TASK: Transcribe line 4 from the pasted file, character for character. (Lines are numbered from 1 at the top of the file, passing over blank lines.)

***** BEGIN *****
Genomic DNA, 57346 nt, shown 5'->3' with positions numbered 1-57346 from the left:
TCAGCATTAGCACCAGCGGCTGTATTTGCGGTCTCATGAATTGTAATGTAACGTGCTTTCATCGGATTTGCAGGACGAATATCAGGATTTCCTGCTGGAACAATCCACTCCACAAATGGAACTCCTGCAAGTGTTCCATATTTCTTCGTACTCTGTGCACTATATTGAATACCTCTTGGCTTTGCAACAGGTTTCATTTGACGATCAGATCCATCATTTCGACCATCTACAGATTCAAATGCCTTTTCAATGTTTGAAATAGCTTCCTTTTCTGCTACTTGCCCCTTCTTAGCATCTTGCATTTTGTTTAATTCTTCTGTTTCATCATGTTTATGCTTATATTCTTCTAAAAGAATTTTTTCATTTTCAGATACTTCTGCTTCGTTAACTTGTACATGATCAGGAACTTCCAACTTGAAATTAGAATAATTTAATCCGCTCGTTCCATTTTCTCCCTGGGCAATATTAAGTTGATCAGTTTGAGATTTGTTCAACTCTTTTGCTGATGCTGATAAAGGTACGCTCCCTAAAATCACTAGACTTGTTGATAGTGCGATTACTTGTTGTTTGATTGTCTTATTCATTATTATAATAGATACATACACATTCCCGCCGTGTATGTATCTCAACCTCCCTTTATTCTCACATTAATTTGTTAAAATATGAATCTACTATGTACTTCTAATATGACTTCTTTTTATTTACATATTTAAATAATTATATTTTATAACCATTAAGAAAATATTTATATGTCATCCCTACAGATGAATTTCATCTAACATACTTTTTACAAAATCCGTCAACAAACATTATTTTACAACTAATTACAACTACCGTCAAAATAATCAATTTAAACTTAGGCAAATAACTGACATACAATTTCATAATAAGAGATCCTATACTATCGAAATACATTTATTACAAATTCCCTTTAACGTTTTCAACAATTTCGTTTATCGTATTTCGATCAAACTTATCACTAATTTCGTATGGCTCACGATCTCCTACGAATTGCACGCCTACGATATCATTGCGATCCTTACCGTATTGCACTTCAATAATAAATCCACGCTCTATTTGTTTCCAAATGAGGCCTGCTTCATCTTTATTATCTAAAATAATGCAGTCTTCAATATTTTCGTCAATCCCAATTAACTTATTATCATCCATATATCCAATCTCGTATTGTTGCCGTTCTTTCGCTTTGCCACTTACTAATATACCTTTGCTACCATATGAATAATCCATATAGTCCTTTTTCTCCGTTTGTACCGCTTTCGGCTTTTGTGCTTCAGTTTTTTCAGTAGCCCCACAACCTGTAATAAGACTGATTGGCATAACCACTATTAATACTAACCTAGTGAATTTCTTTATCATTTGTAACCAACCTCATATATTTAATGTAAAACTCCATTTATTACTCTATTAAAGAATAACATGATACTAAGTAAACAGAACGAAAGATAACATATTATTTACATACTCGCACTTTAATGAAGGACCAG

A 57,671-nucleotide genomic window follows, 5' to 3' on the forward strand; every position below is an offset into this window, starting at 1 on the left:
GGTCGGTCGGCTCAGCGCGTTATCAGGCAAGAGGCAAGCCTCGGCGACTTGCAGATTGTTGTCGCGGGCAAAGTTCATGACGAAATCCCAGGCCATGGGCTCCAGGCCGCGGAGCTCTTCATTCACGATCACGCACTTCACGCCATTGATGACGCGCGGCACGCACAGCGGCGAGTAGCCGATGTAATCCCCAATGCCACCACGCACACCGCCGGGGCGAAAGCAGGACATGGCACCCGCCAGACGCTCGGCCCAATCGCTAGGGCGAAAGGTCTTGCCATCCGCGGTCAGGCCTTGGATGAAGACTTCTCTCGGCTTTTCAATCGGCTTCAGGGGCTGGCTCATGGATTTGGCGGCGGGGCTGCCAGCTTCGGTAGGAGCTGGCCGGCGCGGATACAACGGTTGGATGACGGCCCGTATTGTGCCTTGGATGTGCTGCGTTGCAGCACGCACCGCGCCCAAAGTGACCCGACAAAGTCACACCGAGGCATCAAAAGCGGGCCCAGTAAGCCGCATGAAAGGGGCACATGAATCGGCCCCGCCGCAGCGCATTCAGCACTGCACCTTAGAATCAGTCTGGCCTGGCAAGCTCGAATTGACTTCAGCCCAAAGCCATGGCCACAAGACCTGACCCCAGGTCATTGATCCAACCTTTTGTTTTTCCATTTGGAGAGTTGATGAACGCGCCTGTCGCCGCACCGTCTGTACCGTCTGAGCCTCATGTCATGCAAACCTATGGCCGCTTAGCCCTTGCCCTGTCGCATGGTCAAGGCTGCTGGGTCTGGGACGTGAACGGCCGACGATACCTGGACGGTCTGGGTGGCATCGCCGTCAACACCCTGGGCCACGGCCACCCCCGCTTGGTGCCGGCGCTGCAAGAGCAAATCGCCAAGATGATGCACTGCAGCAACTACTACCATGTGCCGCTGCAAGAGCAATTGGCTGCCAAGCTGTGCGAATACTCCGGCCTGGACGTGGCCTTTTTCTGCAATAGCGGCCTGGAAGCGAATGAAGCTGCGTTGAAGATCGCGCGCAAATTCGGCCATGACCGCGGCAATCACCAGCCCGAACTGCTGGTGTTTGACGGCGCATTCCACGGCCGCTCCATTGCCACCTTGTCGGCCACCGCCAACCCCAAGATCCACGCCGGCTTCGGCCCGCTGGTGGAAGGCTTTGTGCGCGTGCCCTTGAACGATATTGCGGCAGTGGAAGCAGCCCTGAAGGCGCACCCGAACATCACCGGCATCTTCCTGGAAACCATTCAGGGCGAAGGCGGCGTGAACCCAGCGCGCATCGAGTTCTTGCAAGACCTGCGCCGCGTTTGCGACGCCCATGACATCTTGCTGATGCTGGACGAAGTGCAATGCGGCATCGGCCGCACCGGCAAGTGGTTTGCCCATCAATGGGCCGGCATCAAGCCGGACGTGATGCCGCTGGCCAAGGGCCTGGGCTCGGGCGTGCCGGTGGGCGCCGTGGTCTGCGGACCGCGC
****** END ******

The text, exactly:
GGTCGGTCGGCTCAGCGCGTTATCAGGCAAGAGGCAAGCCTCGGCGACTTGCAGATTGTTGTCGCGGGCAAAGTTCATGACGAAATCCCAGGCCATGGGCTCCAGGCCGCGGAGCTCTTCATTCACGATCACGCACTTCACGCCATTGATGACGCGCGGCACGCACAGCGGCGAGTAGCCGATGTAATCCCCAATGCCACCACGCACACCGCCGGGGCGAAAGCAGGACATGGCACCCGCCAGACGCTCGGCCCAATCGCTAGGGCGAAAGGTCTTGCCATCCGCGGTCAGGCCTTGGATGAAGACTTCTCTCGGCTTTTCAATCGGCTTCAGGGGCTGGCTCATGGATTTGGCGGCGGGGCTGCCAGCTTCGGTAGGAGCTGGCCGGCGCGGATACAACGGTTGGATGACGGCCCGTATTGTGCCTTGGATGTGCTGCGTTGCAGCACGCACCGCGCCCAAAGTGACCCGACAAAGTCACACCGAGGCATCAAAAGCGGGCCCAGTAAGCCGCATGAAAGGGGCACATGAATCGGCCCCGCCGCAGCGCATTCAGCACTGCACCTTAGAATCAGTCTGGCCTGGCAAGCTCGAATTGACTTCAGCCCAAAGCCATGGCCACAAGACCTGACCCCAGGTCATTGATCCAACCTTTTGTTTTTCCATTTGGAGAGTTGATGAACGCGCCTGTCGCCGCACCGTCTGTACCGTCTGAGCCTCATGTCATGCAAACCTATGGCCGCTTAGCCCTTGCCCTGTCGCATGGTCAAGGCTGCTGGGTCTGGGACGTGAACGGCCGACGATACCTGGACGGTCTGGGTGGCATCGCCGTCAACACCCTGGGCCACGGCCACCCCCGCTTGGTGCCGGCGCTGCAAGAGCAAATCGCCAAGATGATGCACTGCAGCAACTACTACCATGTGCCGCTGCAAGAGCAATTGGCTGCCAAGCTGTGCGAATACTCCGGCCTGGACGTGGCCTTTTTCTGCAATAGCGGCCTGGAAGCGAATGAAGCTGCGTTGAAGATCGCGCGCAAATTCGGCCATGACCGCGGCAATCACCAGCCCGAACTGCTGGTGTTTGACGGCGCATTCCACGGCCGCTCCATTGCCACCTTGTCGGCCACCGCCAACCCCAAGATCCACGCCGGCTTCGGCCCGCTGGTGGAAGGCTTTGTGCGCGTGCCCTTGAACGATATTGCGGCAGTGGAAGCAGCCCTGAAGGCGCACCCGAACATCACCGGCATCTTCCTGGAAACCATTCAGGGCGAAGGCGGCGTGAACCCAGCGCGCATCGAGTTCTTGCAAGACCTGCGCCGCGTTTGCGACGCCCATGACATCTTGCTGATGCTGGACGAAGTGCAATGCGGCATCGGCCGCACCGGCAAGTGGTTTGCCCATCAATGGGCCGGCATCAAGCCGGACGTGATGCCGCTGGCCAAGGGCCTGGGCTCGGGCGTGCCGGTGGGCGCCGTGGTCTGCGGACCGCGC